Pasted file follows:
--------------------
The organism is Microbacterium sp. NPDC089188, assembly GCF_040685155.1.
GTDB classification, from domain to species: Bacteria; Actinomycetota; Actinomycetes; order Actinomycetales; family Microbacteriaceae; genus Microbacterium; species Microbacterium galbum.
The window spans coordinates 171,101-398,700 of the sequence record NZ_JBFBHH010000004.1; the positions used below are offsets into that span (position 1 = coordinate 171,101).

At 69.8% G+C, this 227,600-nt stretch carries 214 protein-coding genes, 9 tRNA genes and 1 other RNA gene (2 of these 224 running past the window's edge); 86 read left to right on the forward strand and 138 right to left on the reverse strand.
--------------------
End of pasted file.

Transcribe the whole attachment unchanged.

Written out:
The organism is Microbacterium sp. NPDC089188, assembly GCF_040685155.1.
GTDB classification, from domain to species: Bacteria; Actinomycetota; Actinomycetes; order Actinomycetales; family Microbacteriaceae; genus Microbacterium; species Microbacterium galbum.
The window spans coordinates 171,101-398,700 of the sequence record NZ_JBFBHH010000004.1; the positions used below are offsets into that span (position 1 = coordinate 171,101).

At 69.8% G+C, this 227,600-nt stretch carries 214 protein-coding genes, 9 tRNA genes and 1 other RNA gene (2 of these 224 running past the window's edge); 86 read left to right on the forward strand and 138 right to left on the reverse strand.